Understanding Art History Terms

Not all art is a simple painting done with basic brush strokes. Some art is done by splashing paint against canvas, pasting it on in thick strokes, or even letting a water color stain the canvas. It is the variety of styles that make every piece of art so unique. As you study the terms outlined below, you will find how balance and symmetry play a role in a scene, as does contrast and disproportionate objects. Art is what you want it to be, and can look like the shape of an object or the feel of an emotion.

Abstract Art: When colors, shapes, designs, or brushstrokes are used to depict a picture that isn’t of the natural world. The picture won’t look like anything of this world but should still bring meaning and emotion.

Action Painting: Painting a picture that displays the action involved in creating it; flinging paint at the picture, dripping drops of paint on canvas, or smearing it on thickly.

Analytic Cubism: Using shapes to create people or objects. Analytic Cubism was invented by Picasso.

Appropriation: Gathering inspiration from earlier artwork and creating something new from the idea.

Bas Relief: The slightly raised parts of a sculpture.

Collage: The compilation of paper, clippings, objects, or photographs onto a flat surface using glue to create an overall picture.

Contrast: Using opposite colors, shades, textures, sizes, or shapes to heighten an art piece’s look.

Color: Red, yellow, and blue are the primary colors that the eye sees when light is reflected off an object. Orange, purple, and green can be created from the primary colors and are called secondary colors.

Distemper: The use of powdered colors mixed with some type of binding element.

Elements of Art: When looking at a piece of art you will see basic things that make up the picture such as lines, tones, tints, texture, color, hue, symmetry, scale, dimension, form, light, point, shades, shapes, direction, and space.

Golden Ratio: The perfect balance of shapes, colors, tints, and elements in an art piece.

Hue: Also called “pure color”, the hue is a color that does not have white or black pigment added to it.

Impasto: A painting technique that uses thick amounts of paint to give the picture texture and dimension.

Impressionists: A type of painting that came along in the 19th century as a way to capture short moments with color and shades.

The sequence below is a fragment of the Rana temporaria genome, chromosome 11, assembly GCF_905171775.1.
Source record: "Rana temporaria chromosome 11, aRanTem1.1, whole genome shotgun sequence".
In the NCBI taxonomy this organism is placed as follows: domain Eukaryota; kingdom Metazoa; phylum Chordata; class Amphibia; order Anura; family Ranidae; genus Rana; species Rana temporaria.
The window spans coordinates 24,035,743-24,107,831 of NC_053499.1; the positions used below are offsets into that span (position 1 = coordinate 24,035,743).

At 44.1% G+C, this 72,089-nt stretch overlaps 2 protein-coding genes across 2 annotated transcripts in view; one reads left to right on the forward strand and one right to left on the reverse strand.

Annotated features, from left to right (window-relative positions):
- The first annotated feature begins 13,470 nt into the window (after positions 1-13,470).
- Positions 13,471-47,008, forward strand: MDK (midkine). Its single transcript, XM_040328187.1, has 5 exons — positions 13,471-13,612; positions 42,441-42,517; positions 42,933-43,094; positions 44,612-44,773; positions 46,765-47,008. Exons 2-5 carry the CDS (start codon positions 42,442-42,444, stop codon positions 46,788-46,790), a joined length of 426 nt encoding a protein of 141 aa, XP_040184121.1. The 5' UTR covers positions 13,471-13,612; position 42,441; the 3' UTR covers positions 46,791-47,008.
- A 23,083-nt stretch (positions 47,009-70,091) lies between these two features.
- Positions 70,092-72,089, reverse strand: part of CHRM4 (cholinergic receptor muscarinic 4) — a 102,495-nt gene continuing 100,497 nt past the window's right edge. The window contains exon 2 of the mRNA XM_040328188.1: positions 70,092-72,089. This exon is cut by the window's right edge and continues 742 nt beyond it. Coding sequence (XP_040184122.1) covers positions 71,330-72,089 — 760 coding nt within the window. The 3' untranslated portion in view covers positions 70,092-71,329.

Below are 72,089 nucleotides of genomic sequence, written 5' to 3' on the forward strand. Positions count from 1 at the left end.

Line: Is the path drawn from point A to point B. In art, various lines can add dimension and meaning to a picture by adding curves, thickness, length, and direction.

Medium: This is the materials used to create art. It can be paint, chalk, clay, or pencils.

Nonobjective Art: This word can be broken down into two words, no object. This is a painting that uses shapes, colors, lines, and forms to create a picture that has no recognizable subject. There is no direct object in the art.

Proportion: The shapes in a picture are even and balanced with backgrounds and other objects.

Shade: Adding black to any color to make it darker.

Shape: A shape is a square, circle, triangle, rectangle, or any other form.

Stain Painting: Taking oil paints that have been thinned down and letting them soak into materials such as glass, wood, or canvas. It then leaves color on the material that is thinner and almost transparent.

Symmetry: When two sides of an object, shape, or picture that are balanced and equal to each other.

Tension: The placement of contracting or opposite elements, shapes, brush strokes, or lines used in art next to each other that don’t fit naturally but add character to a piece.

Texture: The surface of art that has a different feel to it when touched. Texture can be added to any artwork to give it more character and personality.

Tint: This is the opposite of shade. Instead of adding black to a color to darken it, white is added to a color to lighten it.

Unity: A piece of art that runs smoothly together without any specific distraction from colors, textures, tones, or shapes. This is usually paintings that are calming and relaxing like the painting of a mild river.

Value: The tints, shades, and contrasts of light and dark are all values.

Watercolor: This is a type of paint that is water-based and has translucent character.

About the Author:

Chloe is a freelance writer that focuses on luxury asset trends for Borro Private Finance.